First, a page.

WOTM Featuring Fatmatta Wurie
“I want to change the face of Information Technology for the Blind and Visually Impaired community. And once I do that, it is nothing to change the views and ideas of society.” ~Fatmatta Wurie
Maono Ya Chini
Maono Ya Chini is a blog created by Fatmatta Wurie, a young woman, who was one of the first bloggers I interacted with when I began blogging. Sharing a mutual understanding of sight loss, brought Fatmatta and me together. A college student majoring in Information Technology (IT), when she received her diagnosis she was embarking on young adulthood.
When I first saw the words Maono Ya Chini, which means low vision in Swahili, I really liked their exotic sound. At the same time, I admired Fatmatta’s personal story and her approach to handling sight loss. “Seeing life through different eyes,” the tagline of Maono Ya Chini, seems to be the path Fatmatta has chosen to pursue her dreams.
Like many others who lose sight, Fatmatta went from grief to acceptance and finally the desire to help others. Her diagnosis of hereditary macular dystrophy caused her to make significant adjustments in her life.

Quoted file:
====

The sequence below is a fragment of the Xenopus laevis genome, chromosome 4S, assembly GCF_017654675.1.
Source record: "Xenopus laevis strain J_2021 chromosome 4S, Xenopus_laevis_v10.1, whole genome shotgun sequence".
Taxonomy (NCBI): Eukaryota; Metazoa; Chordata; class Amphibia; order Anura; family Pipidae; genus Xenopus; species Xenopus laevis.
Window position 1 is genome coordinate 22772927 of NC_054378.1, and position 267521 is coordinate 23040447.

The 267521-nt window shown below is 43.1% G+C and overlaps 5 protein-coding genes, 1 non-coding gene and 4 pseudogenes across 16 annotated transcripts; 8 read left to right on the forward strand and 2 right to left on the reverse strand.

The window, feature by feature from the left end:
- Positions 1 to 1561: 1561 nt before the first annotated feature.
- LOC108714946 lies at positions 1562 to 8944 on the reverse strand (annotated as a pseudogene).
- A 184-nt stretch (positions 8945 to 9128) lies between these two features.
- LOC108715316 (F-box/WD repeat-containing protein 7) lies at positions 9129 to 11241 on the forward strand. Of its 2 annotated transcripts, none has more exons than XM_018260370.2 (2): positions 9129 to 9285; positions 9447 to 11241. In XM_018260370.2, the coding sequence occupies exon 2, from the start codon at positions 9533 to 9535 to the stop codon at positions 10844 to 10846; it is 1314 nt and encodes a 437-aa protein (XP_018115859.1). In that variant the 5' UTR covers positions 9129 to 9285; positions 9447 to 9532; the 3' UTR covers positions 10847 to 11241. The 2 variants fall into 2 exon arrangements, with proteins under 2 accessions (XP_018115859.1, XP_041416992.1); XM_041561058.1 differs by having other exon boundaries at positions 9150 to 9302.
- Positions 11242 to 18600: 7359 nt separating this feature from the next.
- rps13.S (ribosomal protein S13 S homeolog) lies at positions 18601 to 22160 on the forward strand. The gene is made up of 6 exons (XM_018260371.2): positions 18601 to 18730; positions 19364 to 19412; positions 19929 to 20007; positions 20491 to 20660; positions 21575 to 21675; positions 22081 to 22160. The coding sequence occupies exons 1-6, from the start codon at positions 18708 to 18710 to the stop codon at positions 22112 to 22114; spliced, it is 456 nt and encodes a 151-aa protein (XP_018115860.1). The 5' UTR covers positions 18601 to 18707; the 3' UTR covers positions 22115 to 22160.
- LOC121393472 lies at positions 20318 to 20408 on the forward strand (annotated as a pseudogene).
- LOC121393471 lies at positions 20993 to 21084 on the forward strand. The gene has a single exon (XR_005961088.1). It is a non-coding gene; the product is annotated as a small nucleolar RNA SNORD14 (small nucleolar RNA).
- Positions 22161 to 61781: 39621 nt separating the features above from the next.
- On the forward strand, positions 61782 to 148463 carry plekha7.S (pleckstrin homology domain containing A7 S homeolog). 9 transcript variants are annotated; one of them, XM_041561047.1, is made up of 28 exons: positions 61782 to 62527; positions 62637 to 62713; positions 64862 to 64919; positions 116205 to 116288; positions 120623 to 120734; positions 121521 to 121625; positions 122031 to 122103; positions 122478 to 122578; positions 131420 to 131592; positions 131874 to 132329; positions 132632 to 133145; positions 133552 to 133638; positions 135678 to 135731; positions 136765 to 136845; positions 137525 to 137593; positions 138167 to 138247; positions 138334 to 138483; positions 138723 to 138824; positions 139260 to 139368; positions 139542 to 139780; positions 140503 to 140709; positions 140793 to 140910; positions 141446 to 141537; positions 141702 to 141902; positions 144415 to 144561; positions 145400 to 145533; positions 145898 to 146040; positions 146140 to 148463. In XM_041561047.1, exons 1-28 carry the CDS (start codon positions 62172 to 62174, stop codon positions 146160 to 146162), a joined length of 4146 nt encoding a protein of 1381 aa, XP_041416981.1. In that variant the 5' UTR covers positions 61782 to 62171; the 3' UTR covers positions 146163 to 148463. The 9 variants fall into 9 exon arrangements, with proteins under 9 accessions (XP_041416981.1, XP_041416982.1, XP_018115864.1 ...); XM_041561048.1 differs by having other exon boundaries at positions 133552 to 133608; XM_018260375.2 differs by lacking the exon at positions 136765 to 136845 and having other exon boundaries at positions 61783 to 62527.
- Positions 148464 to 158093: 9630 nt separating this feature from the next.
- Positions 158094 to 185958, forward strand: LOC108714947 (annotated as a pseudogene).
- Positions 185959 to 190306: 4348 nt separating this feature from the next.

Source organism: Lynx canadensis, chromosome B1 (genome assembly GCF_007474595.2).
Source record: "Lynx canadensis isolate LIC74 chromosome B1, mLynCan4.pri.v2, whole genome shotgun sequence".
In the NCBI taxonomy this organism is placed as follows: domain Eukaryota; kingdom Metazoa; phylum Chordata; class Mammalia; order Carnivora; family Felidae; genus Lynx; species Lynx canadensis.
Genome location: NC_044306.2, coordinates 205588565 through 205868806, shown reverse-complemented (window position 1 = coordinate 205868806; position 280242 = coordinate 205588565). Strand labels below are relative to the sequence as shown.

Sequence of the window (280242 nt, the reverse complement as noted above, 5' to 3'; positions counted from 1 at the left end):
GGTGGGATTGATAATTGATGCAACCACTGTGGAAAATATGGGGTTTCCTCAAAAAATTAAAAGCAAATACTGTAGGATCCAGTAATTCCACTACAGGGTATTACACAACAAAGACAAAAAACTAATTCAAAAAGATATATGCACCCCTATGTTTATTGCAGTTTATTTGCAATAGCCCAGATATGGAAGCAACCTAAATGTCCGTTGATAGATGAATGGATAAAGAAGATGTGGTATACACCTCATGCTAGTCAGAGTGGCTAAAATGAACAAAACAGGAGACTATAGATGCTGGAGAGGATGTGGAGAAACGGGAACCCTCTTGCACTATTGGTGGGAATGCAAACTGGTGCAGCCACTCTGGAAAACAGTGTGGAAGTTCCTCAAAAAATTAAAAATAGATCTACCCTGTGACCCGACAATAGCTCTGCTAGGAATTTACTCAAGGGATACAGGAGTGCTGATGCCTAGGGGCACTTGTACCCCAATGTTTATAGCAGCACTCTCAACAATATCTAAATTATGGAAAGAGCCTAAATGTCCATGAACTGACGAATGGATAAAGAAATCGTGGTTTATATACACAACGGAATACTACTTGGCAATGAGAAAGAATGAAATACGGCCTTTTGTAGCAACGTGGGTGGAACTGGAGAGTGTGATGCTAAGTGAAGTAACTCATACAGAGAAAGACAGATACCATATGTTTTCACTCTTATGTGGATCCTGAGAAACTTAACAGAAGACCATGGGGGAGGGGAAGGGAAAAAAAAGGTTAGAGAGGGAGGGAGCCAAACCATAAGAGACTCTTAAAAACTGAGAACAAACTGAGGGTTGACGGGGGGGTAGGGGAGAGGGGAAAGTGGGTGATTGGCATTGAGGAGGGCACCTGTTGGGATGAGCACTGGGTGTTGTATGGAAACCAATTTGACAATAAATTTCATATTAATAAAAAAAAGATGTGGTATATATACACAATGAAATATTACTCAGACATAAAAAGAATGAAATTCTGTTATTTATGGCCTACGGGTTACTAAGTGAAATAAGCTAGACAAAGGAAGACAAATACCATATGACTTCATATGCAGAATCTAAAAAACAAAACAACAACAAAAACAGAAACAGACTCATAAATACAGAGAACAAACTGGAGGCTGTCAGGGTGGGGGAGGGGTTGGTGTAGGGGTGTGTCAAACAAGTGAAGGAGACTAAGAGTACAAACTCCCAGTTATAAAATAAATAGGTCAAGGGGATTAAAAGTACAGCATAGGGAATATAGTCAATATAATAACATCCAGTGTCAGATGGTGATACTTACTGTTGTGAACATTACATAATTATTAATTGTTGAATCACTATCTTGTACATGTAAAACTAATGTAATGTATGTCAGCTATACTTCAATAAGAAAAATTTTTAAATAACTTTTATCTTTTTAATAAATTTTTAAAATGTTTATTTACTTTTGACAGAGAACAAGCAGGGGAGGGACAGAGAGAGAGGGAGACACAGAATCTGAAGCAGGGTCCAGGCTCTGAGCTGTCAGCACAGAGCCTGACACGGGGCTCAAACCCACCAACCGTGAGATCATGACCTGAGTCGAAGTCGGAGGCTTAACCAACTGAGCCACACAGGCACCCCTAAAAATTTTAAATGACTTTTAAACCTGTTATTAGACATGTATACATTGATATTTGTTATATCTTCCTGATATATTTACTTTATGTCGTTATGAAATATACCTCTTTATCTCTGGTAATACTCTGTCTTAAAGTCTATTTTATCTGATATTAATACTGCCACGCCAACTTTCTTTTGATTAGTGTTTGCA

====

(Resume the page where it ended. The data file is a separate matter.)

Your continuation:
Diseases of the eye affecting the macula, impact central vision which interferes with a person’s ability to perform daily activities. Activities like identifying faces, grocery shopping, reading newspapers, menus, ATMs, currency, and watching TV, are just a few. Safety concerns like falling risks, disorientation, medication-related errors, crossing the street, cooking, and bathing are real issues. Issues seldom considered until one has to face the prospect of living with vision loss. Add to it coping with the emotional impact of losing sight and independence it is a truly life-altering experience.
After researching her diagnosis and following up with a retina specialist Fatmatta found that she had Stargardt disease. Imagine receiving this type of news as a 19-years-old, at the beginning of your professional career.
“Being an Information Technology student, I am immediately drawn to being innovative, inventive, imaginative and creative.” ~Fatmatta Wurie
It’s impressive that is it’s only been three years since her diagnosis and Fatmatta yet is an advocate. She’s volunteering and connected with other people experiencing vision loss to build a community of like-minded go-getters.
On her blog, Fatmatta shares lots of low vision and disability awareness resource information. She also documents personal thoughts from her journaling and re-blogs articles of interest. Due to the demanding nature of being a full-time college student and blogging she manages her time well.
Fatmatta you are an inspiration and I am hopeful that you will indeed change the world!! Your youthful zeal and enthusiasm are contagious. Keep up the good work my friend.